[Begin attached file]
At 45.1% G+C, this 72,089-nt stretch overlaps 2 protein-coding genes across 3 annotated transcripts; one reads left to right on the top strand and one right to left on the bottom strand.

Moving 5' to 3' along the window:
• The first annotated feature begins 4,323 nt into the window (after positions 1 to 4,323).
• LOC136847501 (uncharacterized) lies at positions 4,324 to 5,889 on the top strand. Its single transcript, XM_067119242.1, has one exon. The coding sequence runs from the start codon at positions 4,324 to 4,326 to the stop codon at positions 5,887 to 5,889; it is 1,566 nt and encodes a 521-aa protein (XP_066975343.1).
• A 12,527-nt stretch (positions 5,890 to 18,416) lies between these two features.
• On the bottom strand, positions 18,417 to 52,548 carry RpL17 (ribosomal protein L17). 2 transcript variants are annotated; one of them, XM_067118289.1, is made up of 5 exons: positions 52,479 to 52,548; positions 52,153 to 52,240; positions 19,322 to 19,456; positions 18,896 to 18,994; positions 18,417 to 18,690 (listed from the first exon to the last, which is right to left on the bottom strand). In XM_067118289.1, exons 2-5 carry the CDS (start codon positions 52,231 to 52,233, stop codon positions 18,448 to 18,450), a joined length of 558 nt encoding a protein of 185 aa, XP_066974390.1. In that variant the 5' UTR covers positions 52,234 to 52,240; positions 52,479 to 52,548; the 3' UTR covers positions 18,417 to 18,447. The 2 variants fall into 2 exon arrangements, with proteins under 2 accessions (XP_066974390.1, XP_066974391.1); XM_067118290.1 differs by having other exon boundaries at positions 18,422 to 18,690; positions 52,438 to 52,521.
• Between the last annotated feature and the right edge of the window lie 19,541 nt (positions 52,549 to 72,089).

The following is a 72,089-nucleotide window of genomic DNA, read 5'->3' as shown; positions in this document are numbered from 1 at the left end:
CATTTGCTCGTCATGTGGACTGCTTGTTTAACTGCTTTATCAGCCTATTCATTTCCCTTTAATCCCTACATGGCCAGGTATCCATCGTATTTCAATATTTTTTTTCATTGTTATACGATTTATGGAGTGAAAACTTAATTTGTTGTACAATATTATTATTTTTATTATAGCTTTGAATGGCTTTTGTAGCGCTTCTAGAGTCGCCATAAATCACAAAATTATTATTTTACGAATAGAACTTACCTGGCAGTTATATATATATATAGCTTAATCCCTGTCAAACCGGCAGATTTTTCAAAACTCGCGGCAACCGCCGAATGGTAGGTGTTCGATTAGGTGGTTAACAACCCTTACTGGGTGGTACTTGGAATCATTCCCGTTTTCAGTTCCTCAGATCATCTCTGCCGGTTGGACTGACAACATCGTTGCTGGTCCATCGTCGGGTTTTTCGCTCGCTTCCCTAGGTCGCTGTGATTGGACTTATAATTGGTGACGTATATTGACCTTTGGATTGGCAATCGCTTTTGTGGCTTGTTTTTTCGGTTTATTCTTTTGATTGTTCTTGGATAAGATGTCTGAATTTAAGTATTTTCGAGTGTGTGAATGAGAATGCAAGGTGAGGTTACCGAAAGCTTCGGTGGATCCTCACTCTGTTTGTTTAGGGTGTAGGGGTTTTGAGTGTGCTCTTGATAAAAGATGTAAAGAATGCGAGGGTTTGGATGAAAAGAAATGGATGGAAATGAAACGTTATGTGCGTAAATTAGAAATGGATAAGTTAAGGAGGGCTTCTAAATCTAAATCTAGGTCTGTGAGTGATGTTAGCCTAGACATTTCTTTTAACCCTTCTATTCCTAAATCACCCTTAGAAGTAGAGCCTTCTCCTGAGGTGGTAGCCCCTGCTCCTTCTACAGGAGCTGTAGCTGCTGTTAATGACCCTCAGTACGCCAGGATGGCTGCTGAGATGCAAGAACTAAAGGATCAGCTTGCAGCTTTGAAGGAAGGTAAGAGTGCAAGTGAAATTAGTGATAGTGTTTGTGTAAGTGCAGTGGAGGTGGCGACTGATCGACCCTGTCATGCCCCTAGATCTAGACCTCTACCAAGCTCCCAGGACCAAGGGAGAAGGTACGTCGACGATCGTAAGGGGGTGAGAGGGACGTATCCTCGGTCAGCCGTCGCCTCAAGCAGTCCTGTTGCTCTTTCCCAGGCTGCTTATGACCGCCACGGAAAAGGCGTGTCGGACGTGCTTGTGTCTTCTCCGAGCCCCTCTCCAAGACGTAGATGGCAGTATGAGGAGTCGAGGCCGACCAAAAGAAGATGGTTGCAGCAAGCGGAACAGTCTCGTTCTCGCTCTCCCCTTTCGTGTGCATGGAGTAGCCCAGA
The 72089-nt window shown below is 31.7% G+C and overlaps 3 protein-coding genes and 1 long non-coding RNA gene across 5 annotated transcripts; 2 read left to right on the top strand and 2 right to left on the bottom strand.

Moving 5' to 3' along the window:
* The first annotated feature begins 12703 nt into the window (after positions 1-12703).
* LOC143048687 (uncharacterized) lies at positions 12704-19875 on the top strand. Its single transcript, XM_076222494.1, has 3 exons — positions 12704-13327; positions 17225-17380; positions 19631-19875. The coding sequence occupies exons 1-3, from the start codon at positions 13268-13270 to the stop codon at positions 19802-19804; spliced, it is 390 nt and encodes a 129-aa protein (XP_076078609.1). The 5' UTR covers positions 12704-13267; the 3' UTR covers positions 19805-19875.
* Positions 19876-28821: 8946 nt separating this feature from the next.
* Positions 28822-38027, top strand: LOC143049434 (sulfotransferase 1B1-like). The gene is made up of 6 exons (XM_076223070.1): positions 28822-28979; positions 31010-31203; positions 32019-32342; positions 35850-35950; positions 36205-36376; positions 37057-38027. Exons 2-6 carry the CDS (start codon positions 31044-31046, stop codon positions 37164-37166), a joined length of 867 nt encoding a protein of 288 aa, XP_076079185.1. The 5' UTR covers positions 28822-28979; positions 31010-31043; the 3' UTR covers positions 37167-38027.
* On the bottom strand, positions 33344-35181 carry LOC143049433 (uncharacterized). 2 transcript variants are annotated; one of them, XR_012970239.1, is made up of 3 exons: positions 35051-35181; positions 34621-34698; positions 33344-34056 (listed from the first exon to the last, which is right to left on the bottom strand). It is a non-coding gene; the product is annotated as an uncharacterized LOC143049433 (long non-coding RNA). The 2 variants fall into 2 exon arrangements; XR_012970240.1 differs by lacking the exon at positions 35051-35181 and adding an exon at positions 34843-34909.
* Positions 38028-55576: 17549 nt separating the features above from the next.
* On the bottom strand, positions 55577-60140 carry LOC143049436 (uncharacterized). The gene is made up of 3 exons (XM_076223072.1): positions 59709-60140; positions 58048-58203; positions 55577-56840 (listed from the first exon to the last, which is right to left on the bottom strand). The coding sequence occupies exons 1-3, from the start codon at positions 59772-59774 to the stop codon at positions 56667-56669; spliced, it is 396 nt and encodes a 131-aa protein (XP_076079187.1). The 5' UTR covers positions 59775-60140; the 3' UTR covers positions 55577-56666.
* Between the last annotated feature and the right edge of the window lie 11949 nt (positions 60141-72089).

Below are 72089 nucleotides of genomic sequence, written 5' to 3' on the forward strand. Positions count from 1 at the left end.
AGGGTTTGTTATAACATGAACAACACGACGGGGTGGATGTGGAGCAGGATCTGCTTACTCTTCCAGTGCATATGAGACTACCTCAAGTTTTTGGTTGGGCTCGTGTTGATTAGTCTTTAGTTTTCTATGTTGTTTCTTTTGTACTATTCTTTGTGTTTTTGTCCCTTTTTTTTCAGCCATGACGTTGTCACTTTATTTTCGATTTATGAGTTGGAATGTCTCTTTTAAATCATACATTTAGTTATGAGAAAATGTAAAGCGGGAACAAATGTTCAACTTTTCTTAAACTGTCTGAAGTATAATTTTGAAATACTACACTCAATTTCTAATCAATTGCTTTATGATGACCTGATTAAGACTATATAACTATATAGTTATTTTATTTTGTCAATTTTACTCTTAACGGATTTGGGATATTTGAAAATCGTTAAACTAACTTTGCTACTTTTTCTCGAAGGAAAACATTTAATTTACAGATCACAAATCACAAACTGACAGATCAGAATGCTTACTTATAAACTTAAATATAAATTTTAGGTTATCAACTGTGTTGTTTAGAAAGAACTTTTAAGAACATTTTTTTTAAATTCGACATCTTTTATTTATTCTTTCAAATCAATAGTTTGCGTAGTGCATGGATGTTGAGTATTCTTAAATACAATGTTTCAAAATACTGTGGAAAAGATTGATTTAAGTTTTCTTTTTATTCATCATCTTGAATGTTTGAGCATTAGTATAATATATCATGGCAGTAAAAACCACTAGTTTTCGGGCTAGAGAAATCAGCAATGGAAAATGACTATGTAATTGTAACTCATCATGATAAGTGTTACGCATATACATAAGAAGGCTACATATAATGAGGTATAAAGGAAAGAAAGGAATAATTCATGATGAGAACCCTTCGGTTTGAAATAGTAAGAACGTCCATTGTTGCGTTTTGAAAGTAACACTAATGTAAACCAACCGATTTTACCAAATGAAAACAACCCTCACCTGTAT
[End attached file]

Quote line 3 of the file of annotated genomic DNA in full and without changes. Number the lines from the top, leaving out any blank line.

• The first annotated feature begins 4,323 nt into the window (after positions 1 to 4,323).